Russia's state-owned nuclear power supplier Rosatom and Nornickel, the world's largest producer of refined nickel, are fine-tuning details of a plan to develop a lithium deposit in the country’s northwest, Sputnik radio reported.
The announcement comes about two weeks after Chile and Argentina suspended raw lithium shipments to Russia amid increasing global sanctions to Moscow linked to the invasion of Ukraine.
The country does not have any lithium mine and it could soon face extreme shortages of the battery metal if Bolivia follows the example of its South American neighbours.
While Russia could receive lithium from China, the country is also experiencing a shortage of the commodity, so the situation seems unlikely, experts say.
"We have processing capacity, but if there is no feedstock there could be a very big problem in supplying our own lithium-ion battery needs," said Vladislav Demidov, deputy head of the Industry and Trade Ministry's metallurgy and materials department earlier this month.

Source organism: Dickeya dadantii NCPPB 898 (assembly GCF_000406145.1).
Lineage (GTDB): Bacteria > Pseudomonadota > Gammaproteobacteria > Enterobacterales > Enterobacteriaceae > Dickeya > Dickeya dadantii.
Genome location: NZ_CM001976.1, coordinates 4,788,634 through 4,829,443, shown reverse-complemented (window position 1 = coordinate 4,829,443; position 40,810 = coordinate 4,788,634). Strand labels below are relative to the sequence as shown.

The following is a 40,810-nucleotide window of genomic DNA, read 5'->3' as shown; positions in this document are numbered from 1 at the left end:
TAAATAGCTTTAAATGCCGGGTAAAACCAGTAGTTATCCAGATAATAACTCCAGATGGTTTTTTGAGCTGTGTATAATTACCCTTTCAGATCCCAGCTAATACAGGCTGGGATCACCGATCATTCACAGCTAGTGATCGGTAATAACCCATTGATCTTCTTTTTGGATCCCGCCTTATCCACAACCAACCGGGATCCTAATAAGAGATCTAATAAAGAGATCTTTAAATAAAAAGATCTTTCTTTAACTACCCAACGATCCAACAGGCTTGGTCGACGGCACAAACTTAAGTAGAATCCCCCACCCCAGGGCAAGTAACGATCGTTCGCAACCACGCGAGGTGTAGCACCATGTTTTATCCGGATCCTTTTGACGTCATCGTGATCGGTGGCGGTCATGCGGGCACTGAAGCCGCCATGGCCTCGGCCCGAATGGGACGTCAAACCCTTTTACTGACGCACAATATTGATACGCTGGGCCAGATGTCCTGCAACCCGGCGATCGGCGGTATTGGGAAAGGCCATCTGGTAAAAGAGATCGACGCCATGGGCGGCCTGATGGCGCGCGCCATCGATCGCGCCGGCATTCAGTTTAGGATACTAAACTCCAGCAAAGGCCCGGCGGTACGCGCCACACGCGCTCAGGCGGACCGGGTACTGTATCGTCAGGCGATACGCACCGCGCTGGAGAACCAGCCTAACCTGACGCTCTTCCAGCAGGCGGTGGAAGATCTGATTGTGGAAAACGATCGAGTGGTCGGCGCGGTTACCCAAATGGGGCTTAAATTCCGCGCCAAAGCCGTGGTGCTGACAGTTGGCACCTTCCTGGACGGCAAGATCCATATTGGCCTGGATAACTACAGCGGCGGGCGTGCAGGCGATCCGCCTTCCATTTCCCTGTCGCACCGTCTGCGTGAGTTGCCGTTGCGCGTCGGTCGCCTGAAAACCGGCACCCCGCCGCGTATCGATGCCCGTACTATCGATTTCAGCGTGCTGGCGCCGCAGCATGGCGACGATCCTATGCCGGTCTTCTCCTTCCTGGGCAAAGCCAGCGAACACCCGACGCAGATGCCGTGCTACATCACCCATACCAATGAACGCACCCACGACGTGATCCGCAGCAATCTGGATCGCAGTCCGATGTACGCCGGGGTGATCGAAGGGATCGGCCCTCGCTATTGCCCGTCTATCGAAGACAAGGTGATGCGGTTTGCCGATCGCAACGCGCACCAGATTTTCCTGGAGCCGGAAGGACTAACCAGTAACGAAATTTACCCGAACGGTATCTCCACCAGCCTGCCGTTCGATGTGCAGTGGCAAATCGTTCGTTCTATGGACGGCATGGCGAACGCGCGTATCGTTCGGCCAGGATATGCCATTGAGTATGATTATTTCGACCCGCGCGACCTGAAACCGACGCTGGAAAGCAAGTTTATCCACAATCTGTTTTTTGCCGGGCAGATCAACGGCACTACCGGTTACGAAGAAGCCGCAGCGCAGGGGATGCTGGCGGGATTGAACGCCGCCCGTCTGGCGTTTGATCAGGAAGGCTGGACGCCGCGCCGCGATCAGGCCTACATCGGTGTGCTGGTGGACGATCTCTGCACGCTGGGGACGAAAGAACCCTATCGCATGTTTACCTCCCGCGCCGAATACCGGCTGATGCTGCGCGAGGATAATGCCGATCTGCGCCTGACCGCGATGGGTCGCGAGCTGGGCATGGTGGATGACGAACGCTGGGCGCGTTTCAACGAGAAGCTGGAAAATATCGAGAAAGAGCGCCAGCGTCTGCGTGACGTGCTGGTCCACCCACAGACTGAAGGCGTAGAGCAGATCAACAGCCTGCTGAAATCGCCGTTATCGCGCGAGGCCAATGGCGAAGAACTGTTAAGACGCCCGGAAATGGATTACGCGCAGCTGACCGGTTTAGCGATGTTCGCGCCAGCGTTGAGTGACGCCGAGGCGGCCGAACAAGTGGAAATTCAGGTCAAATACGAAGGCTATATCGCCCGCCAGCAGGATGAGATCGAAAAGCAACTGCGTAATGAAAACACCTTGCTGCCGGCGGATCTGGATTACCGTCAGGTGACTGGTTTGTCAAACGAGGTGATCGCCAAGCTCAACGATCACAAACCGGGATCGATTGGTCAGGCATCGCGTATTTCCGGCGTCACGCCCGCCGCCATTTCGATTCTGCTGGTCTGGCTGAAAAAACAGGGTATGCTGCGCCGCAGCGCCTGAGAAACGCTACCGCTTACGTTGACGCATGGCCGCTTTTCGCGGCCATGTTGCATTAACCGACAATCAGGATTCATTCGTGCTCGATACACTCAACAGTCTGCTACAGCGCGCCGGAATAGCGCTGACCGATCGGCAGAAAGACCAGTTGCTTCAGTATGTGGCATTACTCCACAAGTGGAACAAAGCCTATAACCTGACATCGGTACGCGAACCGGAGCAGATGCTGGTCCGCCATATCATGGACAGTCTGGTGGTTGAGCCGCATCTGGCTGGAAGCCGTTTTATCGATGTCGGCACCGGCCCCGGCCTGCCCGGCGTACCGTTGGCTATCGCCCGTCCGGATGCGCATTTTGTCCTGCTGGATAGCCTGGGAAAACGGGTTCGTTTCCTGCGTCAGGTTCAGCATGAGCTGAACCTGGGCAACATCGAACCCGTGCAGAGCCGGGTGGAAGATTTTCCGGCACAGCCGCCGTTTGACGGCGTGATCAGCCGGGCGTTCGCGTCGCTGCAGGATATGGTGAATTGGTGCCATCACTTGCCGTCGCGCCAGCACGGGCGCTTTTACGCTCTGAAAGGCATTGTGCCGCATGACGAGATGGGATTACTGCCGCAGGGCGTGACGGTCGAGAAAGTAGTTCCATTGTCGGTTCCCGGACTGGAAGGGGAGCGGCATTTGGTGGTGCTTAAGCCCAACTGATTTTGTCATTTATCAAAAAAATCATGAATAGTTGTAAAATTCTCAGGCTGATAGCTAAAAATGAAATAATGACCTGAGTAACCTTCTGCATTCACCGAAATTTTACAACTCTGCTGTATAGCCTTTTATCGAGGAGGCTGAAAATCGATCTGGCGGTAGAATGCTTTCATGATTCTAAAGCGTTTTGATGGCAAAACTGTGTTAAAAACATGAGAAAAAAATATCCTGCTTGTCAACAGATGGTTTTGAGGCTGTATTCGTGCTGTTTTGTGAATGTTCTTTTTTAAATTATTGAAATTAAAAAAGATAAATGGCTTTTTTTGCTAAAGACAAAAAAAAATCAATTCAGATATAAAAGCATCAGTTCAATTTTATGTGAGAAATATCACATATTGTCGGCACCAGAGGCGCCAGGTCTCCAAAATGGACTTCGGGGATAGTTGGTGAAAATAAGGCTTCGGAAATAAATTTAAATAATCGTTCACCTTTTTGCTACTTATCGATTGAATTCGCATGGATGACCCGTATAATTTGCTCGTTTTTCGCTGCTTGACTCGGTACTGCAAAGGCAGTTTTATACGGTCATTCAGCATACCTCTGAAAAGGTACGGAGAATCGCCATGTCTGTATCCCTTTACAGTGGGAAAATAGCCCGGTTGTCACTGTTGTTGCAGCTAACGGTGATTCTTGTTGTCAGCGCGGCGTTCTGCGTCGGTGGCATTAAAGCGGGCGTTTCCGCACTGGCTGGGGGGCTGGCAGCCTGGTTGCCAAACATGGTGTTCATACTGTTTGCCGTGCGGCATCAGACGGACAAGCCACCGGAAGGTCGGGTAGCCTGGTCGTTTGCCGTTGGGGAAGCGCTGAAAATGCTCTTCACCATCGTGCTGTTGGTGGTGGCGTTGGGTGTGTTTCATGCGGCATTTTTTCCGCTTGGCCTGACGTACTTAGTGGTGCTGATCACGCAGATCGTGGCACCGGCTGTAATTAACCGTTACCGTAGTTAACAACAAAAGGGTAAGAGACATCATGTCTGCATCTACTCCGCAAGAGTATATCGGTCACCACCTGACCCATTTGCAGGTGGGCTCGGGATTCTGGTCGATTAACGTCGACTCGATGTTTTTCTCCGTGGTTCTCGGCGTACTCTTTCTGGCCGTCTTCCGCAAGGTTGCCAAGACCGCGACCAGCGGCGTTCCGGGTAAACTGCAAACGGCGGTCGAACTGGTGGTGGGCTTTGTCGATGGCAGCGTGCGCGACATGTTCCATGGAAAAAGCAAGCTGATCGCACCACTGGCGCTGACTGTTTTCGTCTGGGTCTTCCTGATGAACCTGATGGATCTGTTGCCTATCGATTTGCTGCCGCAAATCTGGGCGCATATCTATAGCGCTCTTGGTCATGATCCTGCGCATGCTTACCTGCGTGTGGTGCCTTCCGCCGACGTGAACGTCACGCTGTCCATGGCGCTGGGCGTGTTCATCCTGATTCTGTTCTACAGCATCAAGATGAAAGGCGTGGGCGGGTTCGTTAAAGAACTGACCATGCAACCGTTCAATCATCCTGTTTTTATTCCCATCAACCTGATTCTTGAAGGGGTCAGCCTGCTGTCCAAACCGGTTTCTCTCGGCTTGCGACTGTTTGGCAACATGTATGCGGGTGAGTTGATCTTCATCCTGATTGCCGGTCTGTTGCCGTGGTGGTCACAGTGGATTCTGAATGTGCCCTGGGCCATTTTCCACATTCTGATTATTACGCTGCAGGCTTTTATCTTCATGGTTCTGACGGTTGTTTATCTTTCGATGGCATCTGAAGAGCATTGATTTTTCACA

Most of the world’s current lithium output is locked away in long term deals as downstream chemicals producers, battery makers and EV companies are frantically trying to secure future supply.
Experts expect demand for the battery metal coming from the sector to account for almost three quarters of its consumption by 2030, up from 41% in 2020.
This and similar forecasts have increased worries of a global shortage, boosting prices for the metal to record highs.
Amid those concerns, Rosatom's subsidiary Uranium One inked a deal to join a lithium project in Argentina in late 2021 as partner. As part of the agreement, Uranium One has committed to spend US$30 million to buy a 15% stake in Alpha One Lithium, which owns the Tolillar project in the Salta province.
Once a bankable feasibility study is complete, Uranium One will have an option to raise its stake in the project to 50% for US$185 million and secure the right to purchase 100% of the project’s future production.
The world’s second largest miner, Rio Tinto (ASX, LON, NYSE: RIO), recently completed the acquisition of the Rincon lithium project, located in the same area Argentinean province as Tolillar, for US$825 million. Rio Tinto estimates that committed lithium supply and capacity expansions will contribute only about 15% to demand growth over the 2020-2050 period. The remaining 85% would need to come from new projects.
This article was originally posted on www.Mining.com